Bottoms Up!

One thing that always sort of puzzled me is christians who don’t drink for ‘religious reasons’. I mean, Jesus brought the wine to the wedding, right? He drank wine all the time. Sure, we are commanded in Matthew (I think?) not to get drunk, and that’s on the list of non-10 Commandments commandments that I will get around to following eventually, but I can’t recall any place where He says “don’t drink.” Oh sure, He says He’s not going to drink wine anymore, but heck, He well knows that in heaven you don’t need no stinkin’ wine. And anyway, isn’t the full phrase “I won’t drink the fruit of the vine again until I drink it with you in heaven” or something like that?
Look. If you don’t drink because you don’t like the taste or the way it makes you feel, fine. I feel the same way about chocolate milk.
If you don’t drink because once you start you can’t stop and you become a slobbering obnoxoid then I’m glad you’ve made the decision to stop, but don’t blame baby Jesus.
And please don’t deny me my bottle.

19 Responses to “Bottoms Up!”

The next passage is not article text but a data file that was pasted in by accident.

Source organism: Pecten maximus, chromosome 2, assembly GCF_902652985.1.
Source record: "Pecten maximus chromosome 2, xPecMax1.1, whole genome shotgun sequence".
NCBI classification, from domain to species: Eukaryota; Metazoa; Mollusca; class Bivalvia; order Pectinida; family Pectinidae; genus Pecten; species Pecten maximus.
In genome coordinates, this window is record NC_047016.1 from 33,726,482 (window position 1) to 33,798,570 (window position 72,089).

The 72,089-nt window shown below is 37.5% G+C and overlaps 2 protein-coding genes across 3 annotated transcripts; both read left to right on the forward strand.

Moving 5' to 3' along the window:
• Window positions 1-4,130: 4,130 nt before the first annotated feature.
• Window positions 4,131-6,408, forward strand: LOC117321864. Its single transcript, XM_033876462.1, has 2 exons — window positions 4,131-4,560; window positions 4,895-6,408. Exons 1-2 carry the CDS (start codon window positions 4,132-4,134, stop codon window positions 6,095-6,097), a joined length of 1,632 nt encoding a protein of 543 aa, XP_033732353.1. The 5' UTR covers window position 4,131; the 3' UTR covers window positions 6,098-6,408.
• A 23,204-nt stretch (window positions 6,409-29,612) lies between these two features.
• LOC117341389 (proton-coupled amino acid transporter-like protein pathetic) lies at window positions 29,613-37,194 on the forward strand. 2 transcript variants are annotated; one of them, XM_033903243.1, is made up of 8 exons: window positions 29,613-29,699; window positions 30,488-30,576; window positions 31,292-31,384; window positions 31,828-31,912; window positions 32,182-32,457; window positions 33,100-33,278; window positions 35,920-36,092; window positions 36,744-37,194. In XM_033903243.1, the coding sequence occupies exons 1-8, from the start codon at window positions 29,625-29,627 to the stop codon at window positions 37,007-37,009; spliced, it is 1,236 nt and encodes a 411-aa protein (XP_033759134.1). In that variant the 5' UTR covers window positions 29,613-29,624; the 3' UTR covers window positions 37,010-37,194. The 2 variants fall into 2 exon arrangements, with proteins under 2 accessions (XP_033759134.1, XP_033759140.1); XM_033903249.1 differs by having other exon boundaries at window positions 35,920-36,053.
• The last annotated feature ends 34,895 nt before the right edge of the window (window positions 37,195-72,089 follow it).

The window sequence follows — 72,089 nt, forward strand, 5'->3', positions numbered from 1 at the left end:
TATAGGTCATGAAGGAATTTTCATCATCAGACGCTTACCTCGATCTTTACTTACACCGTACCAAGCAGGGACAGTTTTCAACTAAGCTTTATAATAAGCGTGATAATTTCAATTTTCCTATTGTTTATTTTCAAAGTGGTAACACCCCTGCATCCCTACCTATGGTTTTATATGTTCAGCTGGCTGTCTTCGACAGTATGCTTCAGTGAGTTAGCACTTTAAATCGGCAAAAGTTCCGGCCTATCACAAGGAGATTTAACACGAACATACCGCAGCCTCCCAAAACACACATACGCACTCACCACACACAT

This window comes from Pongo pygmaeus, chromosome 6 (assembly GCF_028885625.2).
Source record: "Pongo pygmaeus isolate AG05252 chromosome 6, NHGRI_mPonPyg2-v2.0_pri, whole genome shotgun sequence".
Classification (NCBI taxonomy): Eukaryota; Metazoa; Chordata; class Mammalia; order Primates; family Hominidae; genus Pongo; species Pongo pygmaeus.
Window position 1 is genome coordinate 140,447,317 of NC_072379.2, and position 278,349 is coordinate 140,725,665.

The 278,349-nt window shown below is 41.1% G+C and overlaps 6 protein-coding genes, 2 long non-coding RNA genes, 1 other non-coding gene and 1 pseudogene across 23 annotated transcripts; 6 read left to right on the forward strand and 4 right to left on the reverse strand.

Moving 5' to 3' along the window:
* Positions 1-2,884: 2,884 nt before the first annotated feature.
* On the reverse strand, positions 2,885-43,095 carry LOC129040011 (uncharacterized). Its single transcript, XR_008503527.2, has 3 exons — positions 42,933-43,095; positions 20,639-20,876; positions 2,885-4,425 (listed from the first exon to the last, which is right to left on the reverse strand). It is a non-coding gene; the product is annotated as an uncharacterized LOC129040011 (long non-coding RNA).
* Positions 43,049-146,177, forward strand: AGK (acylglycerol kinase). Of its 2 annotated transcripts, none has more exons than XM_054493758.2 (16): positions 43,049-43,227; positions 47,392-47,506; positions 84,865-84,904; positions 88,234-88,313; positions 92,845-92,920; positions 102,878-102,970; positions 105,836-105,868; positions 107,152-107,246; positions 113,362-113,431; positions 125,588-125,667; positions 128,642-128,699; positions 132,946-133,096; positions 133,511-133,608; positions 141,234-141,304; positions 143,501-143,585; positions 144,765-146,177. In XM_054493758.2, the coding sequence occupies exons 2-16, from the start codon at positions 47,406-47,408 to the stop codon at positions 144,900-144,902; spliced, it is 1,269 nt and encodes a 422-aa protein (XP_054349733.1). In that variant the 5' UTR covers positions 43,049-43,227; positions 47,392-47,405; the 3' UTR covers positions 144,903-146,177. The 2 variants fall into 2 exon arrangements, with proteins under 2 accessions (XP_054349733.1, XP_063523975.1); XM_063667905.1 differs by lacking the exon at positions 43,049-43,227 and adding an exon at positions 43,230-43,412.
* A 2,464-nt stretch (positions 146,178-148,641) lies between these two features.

1. Ken Summers says:

    There is no wine in heaven, only the best.

  2. Tainted Bill says:

    I would like to point out that in the Pastafarian Heaven, there is a beer volcano.

  3. Lisa says:

    Well, since this is directed at me, I can tell you that my parents believe that although the commands are against drunkenness, not against drinking alcohol at all (even the apostle Paul advised Timothy to “take a little wine for your stomach’s sake” — because, presumably, Timothy was drinking water instead of wine. The water during those times was akin to Mexican water today, and it was upsetting ol’ Tim’s tum-tum), there is ALSO a commandment to “abstain from all appearance of evil.”
    To most people I know who choose not to drink, the fact that a lot of drinking leads to drunkenness, or is done in unsavory places, falls under the “appearance of evil” and is to be avoided.
    But Carry A. Nation my parents are not. They just don’t drink or allow drinking in their home. They’re not fanatics about it. I don’t drink around them, mainly because I don’t want to get into a huge discussion about it, that’s all.